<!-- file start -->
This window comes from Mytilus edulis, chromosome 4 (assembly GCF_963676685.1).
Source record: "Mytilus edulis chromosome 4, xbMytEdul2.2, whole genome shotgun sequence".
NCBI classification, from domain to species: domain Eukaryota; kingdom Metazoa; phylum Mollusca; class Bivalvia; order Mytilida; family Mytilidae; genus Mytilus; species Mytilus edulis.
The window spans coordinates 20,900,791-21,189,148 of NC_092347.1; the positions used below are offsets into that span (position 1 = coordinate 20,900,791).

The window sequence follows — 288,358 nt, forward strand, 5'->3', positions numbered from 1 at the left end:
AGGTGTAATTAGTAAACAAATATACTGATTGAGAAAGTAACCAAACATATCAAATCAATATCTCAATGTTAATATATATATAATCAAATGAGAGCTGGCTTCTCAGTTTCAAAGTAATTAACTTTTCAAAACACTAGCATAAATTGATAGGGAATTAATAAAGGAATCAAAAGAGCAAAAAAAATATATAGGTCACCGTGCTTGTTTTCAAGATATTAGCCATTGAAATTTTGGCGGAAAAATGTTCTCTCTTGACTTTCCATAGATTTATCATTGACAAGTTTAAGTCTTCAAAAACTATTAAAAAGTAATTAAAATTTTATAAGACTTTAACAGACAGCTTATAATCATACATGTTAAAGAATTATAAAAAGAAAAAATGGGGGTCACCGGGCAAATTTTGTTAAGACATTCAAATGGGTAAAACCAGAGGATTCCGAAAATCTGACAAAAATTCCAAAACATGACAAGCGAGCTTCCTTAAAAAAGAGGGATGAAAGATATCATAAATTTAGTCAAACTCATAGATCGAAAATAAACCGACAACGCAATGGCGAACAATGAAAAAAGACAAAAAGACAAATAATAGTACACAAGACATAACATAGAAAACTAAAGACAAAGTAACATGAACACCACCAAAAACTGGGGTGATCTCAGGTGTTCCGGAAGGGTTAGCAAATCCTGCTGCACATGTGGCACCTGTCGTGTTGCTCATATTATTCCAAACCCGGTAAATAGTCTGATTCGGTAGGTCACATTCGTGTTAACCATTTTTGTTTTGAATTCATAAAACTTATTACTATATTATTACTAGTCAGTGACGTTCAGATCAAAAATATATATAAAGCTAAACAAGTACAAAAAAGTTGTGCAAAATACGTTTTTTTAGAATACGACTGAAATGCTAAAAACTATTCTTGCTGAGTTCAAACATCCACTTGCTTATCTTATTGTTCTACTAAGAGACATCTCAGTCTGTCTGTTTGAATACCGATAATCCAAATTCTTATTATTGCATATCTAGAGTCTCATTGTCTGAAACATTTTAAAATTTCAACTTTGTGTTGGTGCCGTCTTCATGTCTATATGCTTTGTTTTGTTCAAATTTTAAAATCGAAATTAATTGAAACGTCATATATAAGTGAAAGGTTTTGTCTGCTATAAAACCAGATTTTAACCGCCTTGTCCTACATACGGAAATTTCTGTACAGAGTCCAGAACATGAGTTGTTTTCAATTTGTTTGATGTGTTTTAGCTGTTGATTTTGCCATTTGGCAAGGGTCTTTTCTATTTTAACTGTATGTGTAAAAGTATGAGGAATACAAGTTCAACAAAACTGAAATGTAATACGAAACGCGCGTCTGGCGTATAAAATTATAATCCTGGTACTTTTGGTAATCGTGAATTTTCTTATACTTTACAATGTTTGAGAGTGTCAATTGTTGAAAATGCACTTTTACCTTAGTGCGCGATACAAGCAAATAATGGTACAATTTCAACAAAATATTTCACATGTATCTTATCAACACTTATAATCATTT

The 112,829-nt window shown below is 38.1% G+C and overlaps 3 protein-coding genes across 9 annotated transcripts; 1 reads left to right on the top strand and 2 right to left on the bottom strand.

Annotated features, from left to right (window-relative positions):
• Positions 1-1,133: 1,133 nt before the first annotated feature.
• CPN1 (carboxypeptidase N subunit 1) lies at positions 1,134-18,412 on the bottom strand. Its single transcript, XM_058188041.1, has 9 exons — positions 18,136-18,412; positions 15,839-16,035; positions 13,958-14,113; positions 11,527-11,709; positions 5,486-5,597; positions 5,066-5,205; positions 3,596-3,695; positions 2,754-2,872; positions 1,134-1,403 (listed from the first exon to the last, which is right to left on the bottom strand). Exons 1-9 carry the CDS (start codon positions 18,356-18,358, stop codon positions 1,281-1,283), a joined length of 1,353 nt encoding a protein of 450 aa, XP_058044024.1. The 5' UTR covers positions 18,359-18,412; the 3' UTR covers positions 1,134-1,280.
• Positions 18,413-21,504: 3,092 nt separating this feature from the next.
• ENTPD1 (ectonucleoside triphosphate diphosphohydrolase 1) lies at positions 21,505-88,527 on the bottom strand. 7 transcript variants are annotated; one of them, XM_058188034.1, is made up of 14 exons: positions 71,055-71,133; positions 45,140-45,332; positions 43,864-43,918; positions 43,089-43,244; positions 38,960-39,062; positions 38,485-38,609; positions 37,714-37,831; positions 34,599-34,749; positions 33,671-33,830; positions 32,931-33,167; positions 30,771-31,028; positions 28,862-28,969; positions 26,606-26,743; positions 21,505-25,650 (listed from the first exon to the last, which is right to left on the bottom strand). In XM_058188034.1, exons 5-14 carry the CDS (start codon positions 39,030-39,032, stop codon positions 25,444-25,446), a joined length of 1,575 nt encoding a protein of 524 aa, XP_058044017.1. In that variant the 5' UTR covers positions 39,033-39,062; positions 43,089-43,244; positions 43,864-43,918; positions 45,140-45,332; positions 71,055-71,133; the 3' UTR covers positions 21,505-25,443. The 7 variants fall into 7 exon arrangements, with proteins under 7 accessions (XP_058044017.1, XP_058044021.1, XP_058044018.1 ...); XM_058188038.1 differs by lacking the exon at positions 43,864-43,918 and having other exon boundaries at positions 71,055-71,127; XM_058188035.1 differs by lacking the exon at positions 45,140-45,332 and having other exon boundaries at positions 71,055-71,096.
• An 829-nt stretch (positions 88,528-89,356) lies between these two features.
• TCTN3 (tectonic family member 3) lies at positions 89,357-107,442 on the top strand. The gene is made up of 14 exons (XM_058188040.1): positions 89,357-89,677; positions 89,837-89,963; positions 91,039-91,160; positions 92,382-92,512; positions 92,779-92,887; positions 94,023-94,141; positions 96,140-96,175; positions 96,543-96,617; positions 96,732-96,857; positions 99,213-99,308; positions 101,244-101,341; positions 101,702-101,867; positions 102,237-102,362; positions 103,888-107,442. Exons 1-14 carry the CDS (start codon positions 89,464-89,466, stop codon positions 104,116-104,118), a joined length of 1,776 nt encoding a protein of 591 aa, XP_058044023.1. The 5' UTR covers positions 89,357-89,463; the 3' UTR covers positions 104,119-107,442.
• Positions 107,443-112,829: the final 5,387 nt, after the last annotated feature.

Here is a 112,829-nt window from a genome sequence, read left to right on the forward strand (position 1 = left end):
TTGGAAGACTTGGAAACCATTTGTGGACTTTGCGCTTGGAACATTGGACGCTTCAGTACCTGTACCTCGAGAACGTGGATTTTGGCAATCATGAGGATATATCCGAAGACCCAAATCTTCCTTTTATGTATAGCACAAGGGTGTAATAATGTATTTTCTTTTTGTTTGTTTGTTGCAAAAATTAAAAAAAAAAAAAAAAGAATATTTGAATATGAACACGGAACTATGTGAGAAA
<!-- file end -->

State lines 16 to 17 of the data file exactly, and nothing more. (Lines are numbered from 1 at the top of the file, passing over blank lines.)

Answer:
Here is a 112,829-nt window from a genome sequence, read left to right on the forward strand (position 1 = left end):
TTGGAAGACTTGGAAACCATTTGTGGACTTTGCGCTTGGAACATTGGACGCTTCAGTACCTGTACCTCGAGAACGTGGATTTTGGCAATCATGAGGATATATCCGAAGACCCAAATCTTCCTTTTATGTATAGCACAAGGGTGTAATAATGTATTTTCTTTTTGTTTGTTTGTTGCAAAAATTAAAAAAAAAAAAAAAAGAATATTTGAATATGAACACGGAACTATGTGAGAAA